Epson R-D1 vs Nikon D800E
The Epson R-D1 and the Nikon D800E are two digital cameras that were announced, respectively, in March 2004 and February 2012. The R-D1 is a rangefinder-focusing mirrorless camera, while the D800E is a DSLR. The cameras are based on an APS-C (R-D1) and a full frame (D800E) sensor. The Epson has a resolution of 6 megapixels, whereas the Nikon provides 36.2 MP.
Below is an overview of the main specs of the two cameras as a starting point for the comparison.
Going beyond this snapshot of core features and characteristics, what are the differences between the Epson R-D1 and the Nikon D800E? Which one should you buy? Read on to find out how these two cameras compare with respect to their body size, their imaging sensors, their shooting features, their input-output connections, and their reception by expert reviewers.
The side-by-side display below illustrates the physical size and weight of the Epson R-D1 and the Nikon D800E. The two cameras are presented according to their relative size. Three successive views from the front, the top, and the rear are shown. All size dimensions are rounded to the nearest millimeter.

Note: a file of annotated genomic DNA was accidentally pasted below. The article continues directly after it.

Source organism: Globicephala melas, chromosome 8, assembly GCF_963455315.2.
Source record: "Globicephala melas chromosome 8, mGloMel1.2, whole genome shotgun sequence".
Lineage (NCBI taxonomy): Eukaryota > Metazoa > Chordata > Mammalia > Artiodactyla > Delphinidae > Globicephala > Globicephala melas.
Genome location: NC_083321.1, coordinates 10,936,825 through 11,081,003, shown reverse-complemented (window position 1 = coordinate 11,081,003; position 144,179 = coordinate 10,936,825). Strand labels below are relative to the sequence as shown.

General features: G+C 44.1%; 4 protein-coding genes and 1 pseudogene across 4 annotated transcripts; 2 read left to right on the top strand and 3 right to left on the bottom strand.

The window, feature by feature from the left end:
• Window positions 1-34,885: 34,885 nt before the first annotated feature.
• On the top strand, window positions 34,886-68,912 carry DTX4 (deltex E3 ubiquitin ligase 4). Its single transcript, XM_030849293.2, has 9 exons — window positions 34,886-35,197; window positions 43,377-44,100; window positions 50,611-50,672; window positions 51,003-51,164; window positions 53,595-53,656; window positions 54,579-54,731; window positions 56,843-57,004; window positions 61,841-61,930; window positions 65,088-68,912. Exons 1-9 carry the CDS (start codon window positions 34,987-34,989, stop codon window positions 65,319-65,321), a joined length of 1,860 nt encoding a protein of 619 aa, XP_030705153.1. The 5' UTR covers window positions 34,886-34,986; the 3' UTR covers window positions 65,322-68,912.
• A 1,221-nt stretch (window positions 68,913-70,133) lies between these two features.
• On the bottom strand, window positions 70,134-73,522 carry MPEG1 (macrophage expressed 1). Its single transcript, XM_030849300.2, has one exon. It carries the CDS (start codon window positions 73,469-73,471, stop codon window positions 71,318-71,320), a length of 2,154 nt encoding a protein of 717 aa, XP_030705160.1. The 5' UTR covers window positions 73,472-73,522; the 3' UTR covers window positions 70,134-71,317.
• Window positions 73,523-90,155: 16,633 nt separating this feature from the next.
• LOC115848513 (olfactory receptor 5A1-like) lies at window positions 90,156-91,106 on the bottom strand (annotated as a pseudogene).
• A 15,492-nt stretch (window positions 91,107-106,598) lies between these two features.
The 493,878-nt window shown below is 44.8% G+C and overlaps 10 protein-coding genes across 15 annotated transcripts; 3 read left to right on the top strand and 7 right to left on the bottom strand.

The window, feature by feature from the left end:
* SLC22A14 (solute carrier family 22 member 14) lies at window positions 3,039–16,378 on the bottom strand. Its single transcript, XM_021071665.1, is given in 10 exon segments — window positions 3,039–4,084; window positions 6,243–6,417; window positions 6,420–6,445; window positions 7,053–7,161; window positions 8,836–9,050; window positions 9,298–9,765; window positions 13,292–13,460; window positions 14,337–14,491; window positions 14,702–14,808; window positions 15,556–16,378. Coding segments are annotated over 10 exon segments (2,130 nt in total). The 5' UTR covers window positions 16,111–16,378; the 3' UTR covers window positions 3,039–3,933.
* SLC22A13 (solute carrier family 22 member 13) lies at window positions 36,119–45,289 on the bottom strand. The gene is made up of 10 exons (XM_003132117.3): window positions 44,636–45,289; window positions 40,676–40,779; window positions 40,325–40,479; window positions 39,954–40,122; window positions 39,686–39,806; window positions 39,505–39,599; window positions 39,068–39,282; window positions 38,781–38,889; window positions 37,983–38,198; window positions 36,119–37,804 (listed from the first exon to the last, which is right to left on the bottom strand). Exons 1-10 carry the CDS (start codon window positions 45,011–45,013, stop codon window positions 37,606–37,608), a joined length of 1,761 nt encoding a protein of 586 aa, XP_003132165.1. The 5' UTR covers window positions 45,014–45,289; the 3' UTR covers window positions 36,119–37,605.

If the front view area (width x height) of the cameras is taken as an aggregate measure of their size, the Nikon D800E is notably larger (42 percent) than the Epson R-D1. Moreover, the D800E is substantially heavier (61 percent) than the R-D1. It is noteworthy in this context that the D800E is splash and dust-proof, while the R-D1 does not feature any corresponding weather-sealing.
The above size and weight comparisons are to some extent incomplete since they do not consider the interchangeable lenses that both of these cameras require. A larger imaging sensor will tend to go along with bigger and heavier lenses, although exceptions exist. You can compare the optics available for the two cameras in the Leica M Lens Catalog (R-D1) and the Nikon Lens Catalog (D800E).
The adjacent table lists the principal physical characteristics of the two cameras alongside a wider set of alternatives. If you want to switch the focus of the display and review another camera pair, you can move across to the CAM-parator tool and choose from the broad selection of possible camera comparisons there.
|1.||Epson R-D1||142 mm||89 mm||40 mm||620 g||..||n||Mar 2004||2,999||ebay.com|
|2.||Nikon D800E||146 mm||123 mm||82 mm||1000 g||900||Y||Feb 2012||3,299||ebay.com|
|3.||Canon 350D||127 mm||94 mm||64 mm||540 g||400||n||Feb 2005||899||ebay.com|
|4.||Canon 300D||142 mm||99 mm||72 mm||649 g||400||n||Aug 2003||899||ebay.com|
|5.||Leica M10||139 mm||80 mm||39 mm||660 g||210||Y||Jan 2017||6,595||ebay.com|
|6.||Leica X Vario||133 mm||73 mm||95 mm||680 g||450||n||Jun 2013||2,850||ebay.com|